Presentation on theme: "Fast Changes to the Earth’s Surface 3.7B. Introduction The force of an exploding volcano is awesome. Super- hot lava shoots out! Smoke, ash, and dust."— Presentation transcript:
Fast Changes to the Earth’s Surface 3.7B
Introduction The force of an exploding volcano is awesome. Super- hot lava shoots out! Smoke, ash, and dust rise high into the air. Volcanoes, earthquakes, big storms and landslides are very powerful forces of nature. They can move mountains, soil, trees, water, and everything else in just seconds!
Why does the Earth quake? Earth has many layers. The outer layer is called the crust. It includes the land and the ocean bottom.
The crust is broken up into huge pieces of rocks called plates. These plates are always moving.
Faults Cracks in the Earth’s crust are called faults. When rocks get stuck along a fault, the plates keep moving. If the rocks break or slip, the plates move suddenly, and Earth’s crust starts to shake.
Earthquakes also happen when one plate sinks beneath another one, or when plates crash or grind past each other.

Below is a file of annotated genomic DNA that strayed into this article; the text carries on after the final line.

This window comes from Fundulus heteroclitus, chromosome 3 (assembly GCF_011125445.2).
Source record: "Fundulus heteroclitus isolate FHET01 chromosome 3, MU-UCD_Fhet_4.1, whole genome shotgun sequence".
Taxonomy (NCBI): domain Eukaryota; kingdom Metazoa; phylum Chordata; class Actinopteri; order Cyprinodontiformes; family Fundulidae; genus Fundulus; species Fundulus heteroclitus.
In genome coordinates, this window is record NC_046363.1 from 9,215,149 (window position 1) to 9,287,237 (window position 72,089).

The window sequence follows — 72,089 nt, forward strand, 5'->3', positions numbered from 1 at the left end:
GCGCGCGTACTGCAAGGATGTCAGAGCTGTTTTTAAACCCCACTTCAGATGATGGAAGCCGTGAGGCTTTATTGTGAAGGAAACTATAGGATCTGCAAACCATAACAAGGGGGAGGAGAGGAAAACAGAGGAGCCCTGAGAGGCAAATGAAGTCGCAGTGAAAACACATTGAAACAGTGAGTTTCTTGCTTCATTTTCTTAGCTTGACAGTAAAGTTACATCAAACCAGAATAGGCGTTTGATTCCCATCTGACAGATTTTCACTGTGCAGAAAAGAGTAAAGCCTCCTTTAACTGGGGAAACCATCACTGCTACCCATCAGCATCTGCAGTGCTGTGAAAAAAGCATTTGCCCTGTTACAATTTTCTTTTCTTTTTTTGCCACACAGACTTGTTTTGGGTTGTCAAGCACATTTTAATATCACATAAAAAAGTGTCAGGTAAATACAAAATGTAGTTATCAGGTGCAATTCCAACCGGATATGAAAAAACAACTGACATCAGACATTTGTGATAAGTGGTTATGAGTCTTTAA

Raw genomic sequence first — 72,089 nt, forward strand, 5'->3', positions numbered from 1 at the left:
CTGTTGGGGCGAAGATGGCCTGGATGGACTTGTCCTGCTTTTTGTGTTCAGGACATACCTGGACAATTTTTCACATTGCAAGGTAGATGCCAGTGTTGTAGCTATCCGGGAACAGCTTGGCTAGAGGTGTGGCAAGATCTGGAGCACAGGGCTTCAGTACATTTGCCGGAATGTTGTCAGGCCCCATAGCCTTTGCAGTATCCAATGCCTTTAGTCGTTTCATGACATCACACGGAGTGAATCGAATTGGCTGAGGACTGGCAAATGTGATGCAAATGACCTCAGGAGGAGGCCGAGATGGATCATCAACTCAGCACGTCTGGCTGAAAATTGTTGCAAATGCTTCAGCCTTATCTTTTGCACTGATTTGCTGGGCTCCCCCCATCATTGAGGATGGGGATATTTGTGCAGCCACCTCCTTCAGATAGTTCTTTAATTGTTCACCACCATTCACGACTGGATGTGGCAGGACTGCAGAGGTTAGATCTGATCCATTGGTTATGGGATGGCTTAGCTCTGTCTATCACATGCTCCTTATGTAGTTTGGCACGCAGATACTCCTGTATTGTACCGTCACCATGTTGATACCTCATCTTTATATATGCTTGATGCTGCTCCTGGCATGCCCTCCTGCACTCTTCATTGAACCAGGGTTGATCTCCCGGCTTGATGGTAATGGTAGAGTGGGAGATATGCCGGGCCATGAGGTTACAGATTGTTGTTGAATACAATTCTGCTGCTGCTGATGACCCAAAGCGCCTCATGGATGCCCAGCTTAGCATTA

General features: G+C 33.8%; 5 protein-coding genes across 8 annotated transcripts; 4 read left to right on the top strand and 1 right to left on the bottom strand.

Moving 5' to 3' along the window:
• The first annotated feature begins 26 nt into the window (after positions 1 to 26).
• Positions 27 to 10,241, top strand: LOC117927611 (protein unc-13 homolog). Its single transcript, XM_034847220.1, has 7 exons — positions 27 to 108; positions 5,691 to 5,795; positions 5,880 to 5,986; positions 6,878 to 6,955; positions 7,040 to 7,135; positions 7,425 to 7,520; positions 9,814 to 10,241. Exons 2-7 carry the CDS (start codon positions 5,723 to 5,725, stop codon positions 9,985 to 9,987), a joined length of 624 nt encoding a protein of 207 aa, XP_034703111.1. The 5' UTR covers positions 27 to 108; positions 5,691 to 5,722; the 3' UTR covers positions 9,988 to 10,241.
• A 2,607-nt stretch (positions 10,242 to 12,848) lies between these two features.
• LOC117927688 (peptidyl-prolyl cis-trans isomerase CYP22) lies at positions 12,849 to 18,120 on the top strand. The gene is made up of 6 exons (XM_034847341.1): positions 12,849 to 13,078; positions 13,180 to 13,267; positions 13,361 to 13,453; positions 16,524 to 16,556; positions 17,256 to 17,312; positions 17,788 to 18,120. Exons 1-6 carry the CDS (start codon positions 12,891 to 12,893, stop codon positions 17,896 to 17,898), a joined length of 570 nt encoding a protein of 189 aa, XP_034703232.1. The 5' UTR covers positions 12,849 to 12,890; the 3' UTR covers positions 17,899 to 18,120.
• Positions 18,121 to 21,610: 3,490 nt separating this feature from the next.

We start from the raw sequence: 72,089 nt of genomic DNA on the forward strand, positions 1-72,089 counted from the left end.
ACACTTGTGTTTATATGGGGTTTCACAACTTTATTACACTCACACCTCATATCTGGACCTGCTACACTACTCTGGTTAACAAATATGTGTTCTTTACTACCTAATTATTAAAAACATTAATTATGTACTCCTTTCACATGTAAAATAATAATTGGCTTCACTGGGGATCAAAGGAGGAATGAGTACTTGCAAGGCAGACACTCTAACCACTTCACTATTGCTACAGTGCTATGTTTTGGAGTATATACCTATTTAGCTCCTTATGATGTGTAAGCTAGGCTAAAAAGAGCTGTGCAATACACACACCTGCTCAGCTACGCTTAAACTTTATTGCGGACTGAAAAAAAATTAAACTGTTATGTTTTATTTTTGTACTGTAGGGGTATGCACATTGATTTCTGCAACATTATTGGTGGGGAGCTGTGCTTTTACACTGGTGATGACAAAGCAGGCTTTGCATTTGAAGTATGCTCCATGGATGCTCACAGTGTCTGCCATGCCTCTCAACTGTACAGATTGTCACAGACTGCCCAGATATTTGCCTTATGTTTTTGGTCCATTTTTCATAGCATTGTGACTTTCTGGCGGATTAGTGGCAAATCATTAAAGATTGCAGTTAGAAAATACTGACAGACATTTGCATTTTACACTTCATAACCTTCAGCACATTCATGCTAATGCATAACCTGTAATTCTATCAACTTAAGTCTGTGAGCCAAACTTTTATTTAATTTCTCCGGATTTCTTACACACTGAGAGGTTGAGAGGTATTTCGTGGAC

More About Earthquakes Earthquakes happen every day somewhere on Earth. The shape of the land can change where earthquakes occur. But most earthquakes are small and cause no damage.
Ring of Fire The most active earthquake zone in the world is around the Pacific Ocean. California, Hawaii, and Alaska are in this zone.
In 1811 and 1812, three very strong earthquakes struck near New Madrid, Missouri. These earthquakes changed the Earth’s surface more than any other earthquake in American history. Large areas of land sank and new lakes formed. Thousands of acres of forests were destroyed. One quake even changed the course of the mighty Mississippi River. New Madrid Fault System
The morning of December 25, 2004, started out peacefully in South Asia. Then a huge earthquake struck deep in the Indian Ocean. The quake caused a tsunami, or giant wave. The tsunami spread across the Indian Ocean for 4,500 kilometers moving at 500 mph. As the wave reached the shore, it slowed down, but grew taller. The first wave was over 9 meters (30 feet) tall when it crashed on shore. When the wall of water slammed onto the coast, property was destroyed and more than 200,000 people died.
Scientists are working hard now to make better warning systems so that this kind of catastrophe won’t happen again.
Volcanoes Most volcanoes look like mountains. A cone forms when materials such as ash, solid rock and lava (melted rock) erupt through the cone.
Below Earth’s crust, red-hot rock, called magma, rises up. Force from below pushes it up toward the surface. A volcano forms when magma and hot gases escape through openings in the surface of the Earth.